Tompkins also offers an analysis of the different socio-historical contexts in which the parties of People's Poland and the GDR operated. He discusses the ties dating back to the wartime era that some principal musical actors – like the German composer Hans Eisler or the leading Polish musicologist Zofia Lissa – forged with Soviet socialist-realist theoreticians during their exile in the USSR (p. 23, 47). He also points to the traditions that competed with Soviet models for both writing and playing music in both countries, such as the older local festivals in small towns like Rheinsberg or Görlitz, which were reinvented by the new system to involve the participation of amateur musicians and discussions between composers and audience (p 184-185). Interesting examples of opposing forces were prewar impresarios, who undermined the state booking agency's monopoly in the GDR for a while (p. 220-221), or the relatively strong Polish composers' union (founded before 1948, therefore predating any explicit relationship to the party) (p. 97), and major orchestra directors, who bended the rules of the game to their advantage (p. 72, 224, 229-230).
The differences between the situations of performers in both countries are also sufficiently appreciated here, in the foregrounding of such factors as the freedom to move between the two Germanies in the fluid period before the rise of the Berlin Wall. The East German authorities felt even more compelled than the Polish ones to legitimize themselves in the eyes of the populace due to the presence of a Western alternative that also strove to appropriate the German musical tradition in its effort to establish itself as the rightful and truly progressive German state (p. 208, 227).
Defections among East German musicians were apparently common and they were not matched by a corresponding influx of musicians from the West, which created a problem for GDR authorities, while some of the festivals organized in the East, like one in 1952, attracted a sizeable group of West Germans in its audience (p. 183), which makes for an interesting twist. But the emphasis that both states placed on the role of music in remolding their respective societies was so great that it created problems across the board in that there were not enough professionally trained performers to step up to the challenge of bringing the new music to the people in all towns, villages, and workplaces, which was the authorities' ambitious and practically unattainable goal. What resulted instead was a series of orchestra breakups or mergers and a proliferation of substandard entertainment, often in the form of "Estradenkonzerte" or "imprezy estradowe" (p. 224, 227) which were marked by an uneasy balance between the desire of the parties to both entertain and educate.
The only shortcoming of this monograph is that in some instances the author fails to satisfy the reader's curiosity concerning the stories of specific composers or pieces, which could be enriched by adding more comments on reception, or an analysis of the lyrics of mass songs, like on pages 61-62, where in the space of one paragraph Tompkins mentions ten different songs written by various composers, without giving the reader so much as a hint as to how they were evaluated by audiences. And titles like "Fritz the Tractor Driver," "Thanks to the Soviet Army," or "The Party is Always Right" just beg for some kind of a human-interest story. Perhaps a closer reading of memoirs, like Korowicz's, or an accompanying oral history would enhance this aspect of the research.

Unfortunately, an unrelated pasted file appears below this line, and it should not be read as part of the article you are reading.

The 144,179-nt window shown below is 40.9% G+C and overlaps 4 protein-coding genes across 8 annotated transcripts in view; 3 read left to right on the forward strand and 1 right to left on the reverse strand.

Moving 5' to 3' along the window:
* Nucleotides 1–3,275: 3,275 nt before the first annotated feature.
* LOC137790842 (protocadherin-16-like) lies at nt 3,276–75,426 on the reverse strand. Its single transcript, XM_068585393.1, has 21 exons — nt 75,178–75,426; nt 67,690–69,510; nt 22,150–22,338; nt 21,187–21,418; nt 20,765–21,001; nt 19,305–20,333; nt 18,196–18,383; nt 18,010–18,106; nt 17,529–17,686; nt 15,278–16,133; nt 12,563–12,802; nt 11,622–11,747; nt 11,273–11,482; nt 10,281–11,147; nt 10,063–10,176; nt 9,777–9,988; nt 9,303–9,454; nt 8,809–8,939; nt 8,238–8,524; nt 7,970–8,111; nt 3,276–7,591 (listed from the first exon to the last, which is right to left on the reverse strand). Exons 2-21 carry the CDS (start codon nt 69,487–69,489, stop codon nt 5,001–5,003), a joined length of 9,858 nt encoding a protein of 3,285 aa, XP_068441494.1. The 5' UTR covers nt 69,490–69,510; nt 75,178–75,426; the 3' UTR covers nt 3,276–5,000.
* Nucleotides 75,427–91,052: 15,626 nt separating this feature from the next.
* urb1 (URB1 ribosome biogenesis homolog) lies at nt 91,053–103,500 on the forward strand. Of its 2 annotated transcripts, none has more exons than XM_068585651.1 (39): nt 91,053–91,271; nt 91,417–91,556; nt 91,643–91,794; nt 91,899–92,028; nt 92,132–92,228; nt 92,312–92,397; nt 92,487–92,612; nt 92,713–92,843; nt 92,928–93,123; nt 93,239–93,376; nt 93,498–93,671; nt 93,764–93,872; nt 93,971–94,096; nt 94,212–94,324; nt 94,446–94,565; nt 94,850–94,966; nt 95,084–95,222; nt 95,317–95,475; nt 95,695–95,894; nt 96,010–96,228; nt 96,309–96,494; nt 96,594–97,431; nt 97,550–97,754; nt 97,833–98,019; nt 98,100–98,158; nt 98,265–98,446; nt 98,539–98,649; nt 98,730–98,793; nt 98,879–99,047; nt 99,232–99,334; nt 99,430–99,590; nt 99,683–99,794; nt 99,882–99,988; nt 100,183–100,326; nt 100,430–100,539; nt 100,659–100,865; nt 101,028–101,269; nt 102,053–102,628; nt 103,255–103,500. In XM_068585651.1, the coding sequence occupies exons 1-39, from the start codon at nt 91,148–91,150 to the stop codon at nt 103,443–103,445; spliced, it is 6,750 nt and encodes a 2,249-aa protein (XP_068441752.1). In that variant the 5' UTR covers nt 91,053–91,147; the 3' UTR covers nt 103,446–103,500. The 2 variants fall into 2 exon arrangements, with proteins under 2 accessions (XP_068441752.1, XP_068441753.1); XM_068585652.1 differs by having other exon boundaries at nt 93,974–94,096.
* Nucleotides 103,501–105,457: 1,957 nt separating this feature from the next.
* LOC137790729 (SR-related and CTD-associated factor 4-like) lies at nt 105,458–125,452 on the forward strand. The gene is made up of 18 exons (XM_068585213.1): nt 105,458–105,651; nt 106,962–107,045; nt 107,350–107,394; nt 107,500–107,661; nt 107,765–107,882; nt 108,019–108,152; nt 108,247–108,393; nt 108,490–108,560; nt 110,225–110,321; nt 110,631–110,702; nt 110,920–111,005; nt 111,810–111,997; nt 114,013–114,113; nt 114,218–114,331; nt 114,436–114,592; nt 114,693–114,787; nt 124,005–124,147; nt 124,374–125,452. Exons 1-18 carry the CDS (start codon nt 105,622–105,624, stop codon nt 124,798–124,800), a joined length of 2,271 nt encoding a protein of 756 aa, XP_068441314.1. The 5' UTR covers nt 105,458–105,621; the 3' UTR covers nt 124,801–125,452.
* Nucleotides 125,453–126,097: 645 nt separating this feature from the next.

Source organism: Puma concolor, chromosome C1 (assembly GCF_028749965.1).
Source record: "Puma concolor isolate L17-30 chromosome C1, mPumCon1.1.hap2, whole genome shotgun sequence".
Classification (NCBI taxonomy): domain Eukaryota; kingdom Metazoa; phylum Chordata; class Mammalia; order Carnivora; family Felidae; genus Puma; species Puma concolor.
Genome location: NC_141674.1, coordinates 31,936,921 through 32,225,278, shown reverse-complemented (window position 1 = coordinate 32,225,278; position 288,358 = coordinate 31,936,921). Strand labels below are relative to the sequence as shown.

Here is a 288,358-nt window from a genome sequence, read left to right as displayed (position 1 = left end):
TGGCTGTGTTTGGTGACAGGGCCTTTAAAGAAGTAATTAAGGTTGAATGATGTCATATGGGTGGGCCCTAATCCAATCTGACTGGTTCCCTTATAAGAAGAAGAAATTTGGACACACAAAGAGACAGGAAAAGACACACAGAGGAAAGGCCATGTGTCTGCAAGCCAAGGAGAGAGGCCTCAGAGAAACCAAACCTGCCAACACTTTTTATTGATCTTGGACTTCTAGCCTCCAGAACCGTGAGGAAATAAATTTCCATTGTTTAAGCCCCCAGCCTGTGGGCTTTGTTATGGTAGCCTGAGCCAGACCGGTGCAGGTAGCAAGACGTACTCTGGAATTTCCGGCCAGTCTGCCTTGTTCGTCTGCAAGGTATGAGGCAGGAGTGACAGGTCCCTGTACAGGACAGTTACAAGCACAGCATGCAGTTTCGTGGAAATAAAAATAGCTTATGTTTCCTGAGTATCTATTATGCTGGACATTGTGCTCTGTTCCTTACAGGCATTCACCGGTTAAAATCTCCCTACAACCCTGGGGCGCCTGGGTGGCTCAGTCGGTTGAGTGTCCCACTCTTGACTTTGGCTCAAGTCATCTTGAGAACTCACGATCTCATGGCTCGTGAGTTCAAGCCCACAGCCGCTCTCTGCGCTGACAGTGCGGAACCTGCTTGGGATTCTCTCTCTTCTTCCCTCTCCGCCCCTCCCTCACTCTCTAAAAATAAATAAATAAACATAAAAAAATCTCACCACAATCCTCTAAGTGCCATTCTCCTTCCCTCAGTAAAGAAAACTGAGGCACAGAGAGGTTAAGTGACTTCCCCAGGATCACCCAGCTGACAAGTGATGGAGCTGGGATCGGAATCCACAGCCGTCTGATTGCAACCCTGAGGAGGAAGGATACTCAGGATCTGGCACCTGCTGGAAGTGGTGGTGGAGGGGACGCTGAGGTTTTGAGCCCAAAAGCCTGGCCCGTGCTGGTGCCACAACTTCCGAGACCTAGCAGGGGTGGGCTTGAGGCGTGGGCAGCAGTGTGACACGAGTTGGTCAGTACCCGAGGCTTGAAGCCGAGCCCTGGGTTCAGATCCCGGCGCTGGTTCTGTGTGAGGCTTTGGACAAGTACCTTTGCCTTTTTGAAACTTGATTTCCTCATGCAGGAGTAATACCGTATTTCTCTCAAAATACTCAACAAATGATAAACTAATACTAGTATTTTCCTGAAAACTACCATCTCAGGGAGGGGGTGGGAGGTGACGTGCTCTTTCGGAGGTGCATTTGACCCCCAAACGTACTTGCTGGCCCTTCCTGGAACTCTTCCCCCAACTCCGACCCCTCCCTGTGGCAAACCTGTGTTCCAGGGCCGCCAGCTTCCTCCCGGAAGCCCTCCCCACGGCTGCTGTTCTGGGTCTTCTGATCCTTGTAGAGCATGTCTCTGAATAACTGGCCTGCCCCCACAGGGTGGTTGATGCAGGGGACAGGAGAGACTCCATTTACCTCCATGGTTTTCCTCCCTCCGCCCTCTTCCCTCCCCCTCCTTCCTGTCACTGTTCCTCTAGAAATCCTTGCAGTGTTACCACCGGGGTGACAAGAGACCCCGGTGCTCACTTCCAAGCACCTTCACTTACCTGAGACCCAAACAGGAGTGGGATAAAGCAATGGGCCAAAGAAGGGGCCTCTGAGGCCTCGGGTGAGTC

For a good grounding in this subject area, you may want to look up Dictatorship as Experience: Towards a Socio-cultural History of the GDR (ed. by K. Jarausch), in which such terms as "the welfare dictatorship" or "modern dictatorship" are introduced in an attempt to define the character of East German society. As Jarausch points out, "State and party rule established in the first two decades of the GDR's existence developed a remarkable measure of modernizing elan, a belief in progress, and a will to tackle problems." At the same time, East Germans also witnessed the crushing of their civil society and "stifling of innovation and dynamism," which set the stage for the continuing paradoxes of "real socialist" life (Jarausch, p. 20).
Jarausch, Konrad H (ed.) Dictatorship as Experience: Towards a Socio-Cultural History of the GDR. New York: Berghahn Books, 2009.
It is also recommended to glance at David Bathrick's discussion of the dynamic relationship between Marxist theory, socialist practice, and conservative criticism of avant-garde bourgeois art forms (Bathrick, p. 88, and his discussion of Bertold Brecht) for a better understanding of the struggle over the form and meaning of socialist music.
Bathrick, David. The powers of Speech: the Politics of Culture in the GDR. Lincoln: University of Nebraska Press, 1995.
In Poland, the Stalinist era is all too often portrayed as filled completely with shame, injustice, and waste. In this context, Tompkins' work corresponds to Andrzej Paczkowski's earlier evaluations of the overblown and incompetent bureaucracy that was created in the years 1945-1952 in Poland in order to replace previous forms of management in both the economy and administration at large (Paczkowski, p. 156).
Paczkowski Andrzej. Pół Wieku Dziejów Polski: 1939-1989. Warsaw: PWN, 2007.
 Korowicz, Marek Stanisław. W Polsce Pod Sowieckim Jarzmem. London: Katolicki Ośrodek Wydawniczy Veritas, 1955.
Dr. Marta Marciniak: Review for: David G. Tompkins: Composing the party line. Music and politics in early cold war Poland and East Germany, 2013, in: https://www.pol-int.org/en/publikationen/composing-party-line-music-and-politics-early-cold-war#r2145.